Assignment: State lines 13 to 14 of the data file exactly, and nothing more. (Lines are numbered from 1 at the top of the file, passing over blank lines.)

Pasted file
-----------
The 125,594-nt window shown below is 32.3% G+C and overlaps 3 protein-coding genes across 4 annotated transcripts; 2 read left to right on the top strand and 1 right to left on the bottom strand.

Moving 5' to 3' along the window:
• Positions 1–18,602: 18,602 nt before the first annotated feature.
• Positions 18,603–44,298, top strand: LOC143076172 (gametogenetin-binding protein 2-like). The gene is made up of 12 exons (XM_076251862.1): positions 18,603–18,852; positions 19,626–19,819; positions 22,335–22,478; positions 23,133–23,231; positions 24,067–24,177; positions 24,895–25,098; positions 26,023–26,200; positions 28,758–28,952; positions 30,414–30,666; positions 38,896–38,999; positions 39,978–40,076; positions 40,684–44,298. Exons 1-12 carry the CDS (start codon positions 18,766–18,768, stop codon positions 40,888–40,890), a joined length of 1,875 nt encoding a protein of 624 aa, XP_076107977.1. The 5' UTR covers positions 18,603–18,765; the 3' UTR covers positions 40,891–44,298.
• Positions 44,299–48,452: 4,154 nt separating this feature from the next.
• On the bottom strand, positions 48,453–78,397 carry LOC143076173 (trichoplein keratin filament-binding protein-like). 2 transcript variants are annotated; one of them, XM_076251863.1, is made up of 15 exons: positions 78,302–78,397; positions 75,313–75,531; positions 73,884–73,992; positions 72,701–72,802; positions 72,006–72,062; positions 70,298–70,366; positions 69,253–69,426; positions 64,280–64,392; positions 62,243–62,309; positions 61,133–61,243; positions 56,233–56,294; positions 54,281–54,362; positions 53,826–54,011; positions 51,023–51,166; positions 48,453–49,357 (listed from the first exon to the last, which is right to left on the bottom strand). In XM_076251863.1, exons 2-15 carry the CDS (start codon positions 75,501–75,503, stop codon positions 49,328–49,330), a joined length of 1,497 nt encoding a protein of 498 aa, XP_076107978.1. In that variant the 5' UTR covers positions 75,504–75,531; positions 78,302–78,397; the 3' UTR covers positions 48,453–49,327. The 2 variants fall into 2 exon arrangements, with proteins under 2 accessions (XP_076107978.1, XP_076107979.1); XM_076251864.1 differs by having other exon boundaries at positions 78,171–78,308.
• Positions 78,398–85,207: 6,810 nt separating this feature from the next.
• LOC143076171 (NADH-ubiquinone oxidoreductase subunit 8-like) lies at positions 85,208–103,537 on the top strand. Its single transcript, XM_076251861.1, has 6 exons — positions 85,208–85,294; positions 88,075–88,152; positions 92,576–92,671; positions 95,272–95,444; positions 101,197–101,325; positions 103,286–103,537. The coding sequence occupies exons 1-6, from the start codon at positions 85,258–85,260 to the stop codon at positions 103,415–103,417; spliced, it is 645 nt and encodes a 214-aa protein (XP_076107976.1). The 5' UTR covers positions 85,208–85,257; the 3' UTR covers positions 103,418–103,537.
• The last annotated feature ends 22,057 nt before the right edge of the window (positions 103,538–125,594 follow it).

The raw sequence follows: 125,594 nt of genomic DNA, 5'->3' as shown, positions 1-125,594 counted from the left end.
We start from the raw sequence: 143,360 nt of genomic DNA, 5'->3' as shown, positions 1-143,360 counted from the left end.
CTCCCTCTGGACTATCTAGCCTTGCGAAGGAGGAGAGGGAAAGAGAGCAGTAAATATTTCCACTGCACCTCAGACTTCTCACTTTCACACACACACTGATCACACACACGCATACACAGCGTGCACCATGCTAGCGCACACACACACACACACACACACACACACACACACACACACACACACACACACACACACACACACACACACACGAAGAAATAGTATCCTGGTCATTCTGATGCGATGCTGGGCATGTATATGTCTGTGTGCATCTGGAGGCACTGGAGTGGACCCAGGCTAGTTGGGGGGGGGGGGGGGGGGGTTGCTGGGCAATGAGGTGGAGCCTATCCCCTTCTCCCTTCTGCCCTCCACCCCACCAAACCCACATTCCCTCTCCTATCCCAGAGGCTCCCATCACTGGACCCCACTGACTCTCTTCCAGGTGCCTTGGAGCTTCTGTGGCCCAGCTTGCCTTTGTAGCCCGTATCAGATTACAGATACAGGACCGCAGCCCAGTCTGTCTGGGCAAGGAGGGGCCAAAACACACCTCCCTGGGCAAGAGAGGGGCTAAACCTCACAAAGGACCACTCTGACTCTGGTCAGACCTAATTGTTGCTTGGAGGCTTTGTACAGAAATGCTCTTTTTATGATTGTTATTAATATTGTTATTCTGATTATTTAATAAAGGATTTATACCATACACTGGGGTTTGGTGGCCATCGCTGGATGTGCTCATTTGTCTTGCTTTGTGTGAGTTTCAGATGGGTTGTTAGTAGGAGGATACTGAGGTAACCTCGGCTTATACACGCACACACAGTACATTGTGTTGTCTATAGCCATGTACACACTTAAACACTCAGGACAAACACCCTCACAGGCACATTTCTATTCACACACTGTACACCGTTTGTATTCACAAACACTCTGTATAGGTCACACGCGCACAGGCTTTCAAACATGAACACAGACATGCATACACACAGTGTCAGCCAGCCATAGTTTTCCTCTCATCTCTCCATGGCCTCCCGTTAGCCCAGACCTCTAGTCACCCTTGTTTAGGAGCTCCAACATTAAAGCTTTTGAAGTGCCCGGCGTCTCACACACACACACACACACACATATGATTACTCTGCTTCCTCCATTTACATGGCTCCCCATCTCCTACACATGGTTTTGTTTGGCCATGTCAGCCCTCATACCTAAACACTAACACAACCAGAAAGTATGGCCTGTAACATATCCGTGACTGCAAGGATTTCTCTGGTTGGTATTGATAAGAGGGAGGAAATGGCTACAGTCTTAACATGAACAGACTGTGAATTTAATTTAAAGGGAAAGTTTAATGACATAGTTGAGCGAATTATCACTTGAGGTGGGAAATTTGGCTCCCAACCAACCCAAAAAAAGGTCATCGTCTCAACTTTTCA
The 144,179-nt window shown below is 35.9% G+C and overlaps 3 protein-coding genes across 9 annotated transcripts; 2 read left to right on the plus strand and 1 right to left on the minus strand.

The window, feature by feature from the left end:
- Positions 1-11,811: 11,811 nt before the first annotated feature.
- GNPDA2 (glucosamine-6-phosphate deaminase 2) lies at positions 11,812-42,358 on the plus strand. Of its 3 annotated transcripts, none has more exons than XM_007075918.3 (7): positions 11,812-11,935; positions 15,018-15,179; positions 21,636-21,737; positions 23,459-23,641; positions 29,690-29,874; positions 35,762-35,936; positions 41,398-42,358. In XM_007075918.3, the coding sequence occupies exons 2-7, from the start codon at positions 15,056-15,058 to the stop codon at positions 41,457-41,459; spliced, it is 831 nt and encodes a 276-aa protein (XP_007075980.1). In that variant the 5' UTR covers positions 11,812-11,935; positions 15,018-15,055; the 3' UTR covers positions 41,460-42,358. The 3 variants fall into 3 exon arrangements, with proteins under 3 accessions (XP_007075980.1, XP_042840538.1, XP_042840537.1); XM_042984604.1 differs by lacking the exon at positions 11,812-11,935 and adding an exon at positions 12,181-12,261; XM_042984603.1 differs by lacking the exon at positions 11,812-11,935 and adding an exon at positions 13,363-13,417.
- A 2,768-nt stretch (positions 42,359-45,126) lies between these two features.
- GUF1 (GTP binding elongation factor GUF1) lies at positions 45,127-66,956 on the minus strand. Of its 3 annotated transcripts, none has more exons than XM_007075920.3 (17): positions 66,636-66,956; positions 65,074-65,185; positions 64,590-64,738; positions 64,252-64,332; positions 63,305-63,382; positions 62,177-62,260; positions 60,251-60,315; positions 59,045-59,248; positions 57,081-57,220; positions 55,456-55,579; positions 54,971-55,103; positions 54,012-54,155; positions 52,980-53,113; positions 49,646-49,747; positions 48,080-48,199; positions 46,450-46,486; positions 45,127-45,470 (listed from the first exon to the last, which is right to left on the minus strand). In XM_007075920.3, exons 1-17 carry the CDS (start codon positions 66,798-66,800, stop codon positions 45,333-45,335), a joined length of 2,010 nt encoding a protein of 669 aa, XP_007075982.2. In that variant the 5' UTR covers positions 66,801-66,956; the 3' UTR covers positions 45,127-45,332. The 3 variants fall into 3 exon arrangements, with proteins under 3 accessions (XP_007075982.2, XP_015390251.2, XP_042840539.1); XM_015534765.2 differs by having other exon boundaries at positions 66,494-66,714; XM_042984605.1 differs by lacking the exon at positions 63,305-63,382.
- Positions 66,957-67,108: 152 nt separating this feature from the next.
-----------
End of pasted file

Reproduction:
The 144,179-nt window shown below is 35.9% G+C and overlaps 3 protein-coding genes across 9 annotated transcripts; 2 read left to right on the plus strand and 1 right to left on the minus strand.

The window, feature by feature from the left end: